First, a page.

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Int J Gynaecol Obstet. 2009 Oct;107 Suppl 1:S21-44, S44-5. doi: 10.1016/j.ijgo.2009.07.017.

Obstetric care in low-resource settings: what, who, and how to overcome challenges to scale up?

Author information

1
Effective Care Research Unit, Eastern Cape Department of Health, Universities of the Witwatersrand and Fort Hare, South Africa. gjh@global.co.za

Abstract

BACKGROUND:

Each year, approximately 2 million babies die because of complications of childbirth, primarily in settings where effective care at birth, particularly prompt cesarean delivery, is unavailable.

OBJECTIVE:

We reviewed the content, impact, risk-benefit, and feasibility of interventions for obstetric complications with high population attributable risk of intrapartum-related hypoxic injury, as well as human resource, skill development, and technological innovations to improve obstetric care quality and availability.

RESULTS:

Despite ecological associations of obstetric care with improved perinatal outcomes, there is limited evidence that intrapartum interventions reduce intrapartum-related neonatal mortality or morbidity. No interventions had high-quality evidence of impact on intrapartum-related outcomes in low-resource settings. While data from high-resource settings support planned cesarean for breech presentation and post-term induction, these interventions may be unavailable or less safe in low-resource settings and require risk-benefit assessment. Promising interventions include use of the partograph, symphysiotomy, amnioinfusion, therapeutic maneuvers for shoulder dystocia, improved management of intra-amniotic infections, and continuous labor support. Obstetric drills, checklists, and innovative low-cost devices could improve care quality. Task-shifting to alternative cadres may increase coverage of care.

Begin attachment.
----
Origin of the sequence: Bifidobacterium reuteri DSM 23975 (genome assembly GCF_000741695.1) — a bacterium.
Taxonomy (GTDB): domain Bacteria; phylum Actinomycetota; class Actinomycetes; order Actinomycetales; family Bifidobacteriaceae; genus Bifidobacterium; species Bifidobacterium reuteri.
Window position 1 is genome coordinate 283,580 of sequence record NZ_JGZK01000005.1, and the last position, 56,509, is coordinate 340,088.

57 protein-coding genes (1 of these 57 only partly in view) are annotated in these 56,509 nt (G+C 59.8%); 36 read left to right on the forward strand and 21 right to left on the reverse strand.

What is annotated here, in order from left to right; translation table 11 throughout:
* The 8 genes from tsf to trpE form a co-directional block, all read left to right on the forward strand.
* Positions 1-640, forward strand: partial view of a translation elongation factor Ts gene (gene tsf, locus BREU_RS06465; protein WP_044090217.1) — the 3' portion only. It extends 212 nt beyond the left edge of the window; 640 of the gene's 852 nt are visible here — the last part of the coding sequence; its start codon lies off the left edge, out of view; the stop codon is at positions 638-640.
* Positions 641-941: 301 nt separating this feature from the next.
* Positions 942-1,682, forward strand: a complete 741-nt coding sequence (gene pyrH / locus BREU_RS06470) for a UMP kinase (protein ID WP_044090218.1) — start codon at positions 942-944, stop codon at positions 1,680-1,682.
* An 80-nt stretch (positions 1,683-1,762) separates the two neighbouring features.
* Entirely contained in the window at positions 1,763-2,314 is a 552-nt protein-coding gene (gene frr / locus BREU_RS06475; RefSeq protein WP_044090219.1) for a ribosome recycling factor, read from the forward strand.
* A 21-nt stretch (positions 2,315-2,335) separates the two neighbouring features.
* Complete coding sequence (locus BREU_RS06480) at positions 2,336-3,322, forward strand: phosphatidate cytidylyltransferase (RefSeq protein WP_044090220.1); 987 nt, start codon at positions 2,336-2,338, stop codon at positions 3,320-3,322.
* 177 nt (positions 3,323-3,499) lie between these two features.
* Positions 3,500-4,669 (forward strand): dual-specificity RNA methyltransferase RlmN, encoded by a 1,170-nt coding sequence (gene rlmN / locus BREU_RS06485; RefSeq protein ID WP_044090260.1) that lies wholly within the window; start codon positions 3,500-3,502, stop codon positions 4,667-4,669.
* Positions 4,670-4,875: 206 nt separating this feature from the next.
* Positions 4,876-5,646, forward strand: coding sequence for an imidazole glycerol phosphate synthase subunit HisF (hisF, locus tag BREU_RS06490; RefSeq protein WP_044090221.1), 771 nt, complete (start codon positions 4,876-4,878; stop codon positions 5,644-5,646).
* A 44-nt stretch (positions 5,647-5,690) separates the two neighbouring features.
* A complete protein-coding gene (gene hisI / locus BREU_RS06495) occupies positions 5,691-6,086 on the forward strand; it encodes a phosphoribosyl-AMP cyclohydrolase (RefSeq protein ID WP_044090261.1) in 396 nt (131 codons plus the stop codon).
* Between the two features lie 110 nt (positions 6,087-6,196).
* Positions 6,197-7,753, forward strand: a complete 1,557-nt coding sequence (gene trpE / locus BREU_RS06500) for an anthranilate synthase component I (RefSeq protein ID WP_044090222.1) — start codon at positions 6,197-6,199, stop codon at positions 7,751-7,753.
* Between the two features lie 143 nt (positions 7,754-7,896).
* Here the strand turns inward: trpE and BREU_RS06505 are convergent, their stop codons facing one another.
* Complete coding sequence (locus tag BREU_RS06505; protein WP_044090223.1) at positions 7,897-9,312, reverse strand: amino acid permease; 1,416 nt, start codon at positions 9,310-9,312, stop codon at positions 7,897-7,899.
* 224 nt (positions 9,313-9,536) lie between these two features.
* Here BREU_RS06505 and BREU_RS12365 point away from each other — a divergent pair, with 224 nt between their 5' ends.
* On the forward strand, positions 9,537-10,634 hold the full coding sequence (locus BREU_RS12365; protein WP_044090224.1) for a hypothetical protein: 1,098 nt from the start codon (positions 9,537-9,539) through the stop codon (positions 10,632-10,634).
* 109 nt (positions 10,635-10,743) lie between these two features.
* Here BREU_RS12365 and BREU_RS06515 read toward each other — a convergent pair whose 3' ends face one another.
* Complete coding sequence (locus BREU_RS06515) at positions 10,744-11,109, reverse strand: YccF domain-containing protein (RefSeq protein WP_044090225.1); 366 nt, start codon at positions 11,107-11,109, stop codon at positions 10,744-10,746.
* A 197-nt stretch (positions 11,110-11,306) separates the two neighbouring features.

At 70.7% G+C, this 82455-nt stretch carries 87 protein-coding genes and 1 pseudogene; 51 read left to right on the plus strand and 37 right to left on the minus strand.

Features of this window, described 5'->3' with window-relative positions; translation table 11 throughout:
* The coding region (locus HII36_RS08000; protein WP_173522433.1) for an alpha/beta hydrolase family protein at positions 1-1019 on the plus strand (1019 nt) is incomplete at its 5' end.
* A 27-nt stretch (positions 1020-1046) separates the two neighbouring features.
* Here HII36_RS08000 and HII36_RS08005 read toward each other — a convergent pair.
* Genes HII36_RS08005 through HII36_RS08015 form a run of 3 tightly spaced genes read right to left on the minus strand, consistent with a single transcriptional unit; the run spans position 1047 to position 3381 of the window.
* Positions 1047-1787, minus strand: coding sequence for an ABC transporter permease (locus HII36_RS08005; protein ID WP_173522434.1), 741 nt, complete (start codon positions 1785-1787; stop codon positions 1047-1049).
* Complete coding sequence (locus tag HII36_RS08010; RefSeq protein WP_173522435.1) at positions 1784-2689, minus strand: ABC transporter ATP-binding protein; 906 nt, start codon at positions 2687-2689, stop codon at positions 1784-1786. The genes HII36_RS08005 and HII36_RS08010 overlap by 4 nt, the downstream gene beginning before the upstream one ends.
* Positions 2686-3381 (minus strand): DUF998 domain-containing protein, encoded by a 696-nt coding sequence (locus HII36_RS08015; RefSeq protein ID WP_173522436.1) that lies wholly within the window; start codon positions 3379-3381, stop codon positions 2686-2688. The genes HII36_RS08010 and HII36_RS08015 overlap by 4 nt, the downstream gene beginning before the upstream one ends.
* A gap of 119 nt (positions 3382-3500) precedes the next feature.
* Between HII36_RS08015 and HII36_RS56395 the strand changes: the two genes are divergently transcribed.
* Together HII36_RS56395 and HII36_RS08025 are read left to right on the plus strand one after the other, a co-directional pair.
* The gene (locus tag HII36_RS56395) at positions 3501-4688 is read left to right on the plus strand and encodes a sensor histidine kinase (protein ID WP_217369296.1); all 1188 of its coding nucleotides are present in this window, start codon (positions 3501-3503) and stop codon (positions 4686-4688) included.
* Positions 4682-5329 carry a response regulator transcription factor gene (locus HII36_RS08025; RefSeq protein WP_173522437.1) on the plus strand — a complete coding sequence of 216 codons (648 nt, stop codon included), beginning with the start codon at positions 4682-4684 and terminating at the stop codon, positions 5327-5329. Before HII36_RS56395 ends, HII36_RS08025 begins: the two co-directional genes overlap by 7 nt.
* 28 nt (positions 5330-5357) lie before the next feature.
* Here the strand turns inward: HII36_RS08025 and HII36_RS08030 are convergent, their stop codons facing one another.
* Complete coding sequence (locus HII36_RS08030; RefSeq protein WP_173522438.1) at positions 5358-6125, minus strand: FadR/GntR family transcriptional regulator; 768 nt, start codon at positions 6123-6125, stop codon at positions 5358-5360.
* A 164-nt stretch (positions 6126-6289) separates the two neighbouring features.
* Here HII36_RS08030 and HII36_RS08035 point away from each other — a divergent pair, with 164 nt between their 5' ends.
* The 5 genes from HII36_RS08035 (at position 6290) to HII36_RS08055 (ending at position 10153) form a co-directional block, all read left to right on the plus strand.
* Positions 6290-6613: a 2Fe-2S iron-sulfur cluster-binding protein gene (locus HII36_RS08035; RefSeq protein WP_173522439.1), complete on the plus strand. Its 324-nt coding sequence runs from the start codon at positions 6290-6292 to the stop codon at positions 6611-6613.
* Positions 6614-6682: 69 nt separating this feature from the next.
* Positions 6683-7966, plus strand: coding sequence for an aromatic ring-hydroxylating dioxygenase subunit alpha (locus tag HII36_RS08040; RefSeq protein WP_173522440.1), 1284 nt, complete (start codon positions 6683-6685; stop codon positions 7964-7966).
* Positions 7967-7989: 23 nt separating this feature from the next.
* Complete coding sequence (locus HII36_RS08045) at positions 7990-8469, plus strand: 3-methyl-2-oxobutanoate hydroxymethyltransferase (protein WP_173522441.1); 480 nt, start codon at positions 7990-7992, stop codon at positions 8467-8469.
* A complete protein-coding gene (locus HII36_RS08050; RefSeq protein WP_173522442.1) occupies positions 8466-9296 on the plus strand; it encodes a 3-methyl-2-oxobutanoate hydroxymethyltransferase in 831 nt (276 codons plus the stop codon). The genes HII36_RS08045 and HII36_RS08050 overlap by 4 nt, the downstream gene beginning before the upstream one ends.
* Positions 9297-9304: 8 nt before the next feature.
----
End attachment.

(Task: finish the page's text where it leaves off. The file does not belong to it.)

CONCLUSIONS:

While intrapartum care aims to avert intrapartum-related hypoxic injury, rigorous evidence is lacking, especially in the settings where most deaths occur. Effective care at birth could save hundreds of thousands of lives a year, with investment in health infrastructure, personnel, and research--both for innovation and to improve implementation.

PMID:
19815204
DOI:
10.1016/j.ijgo.2009.07.017
[Indexed for MEDLINE]

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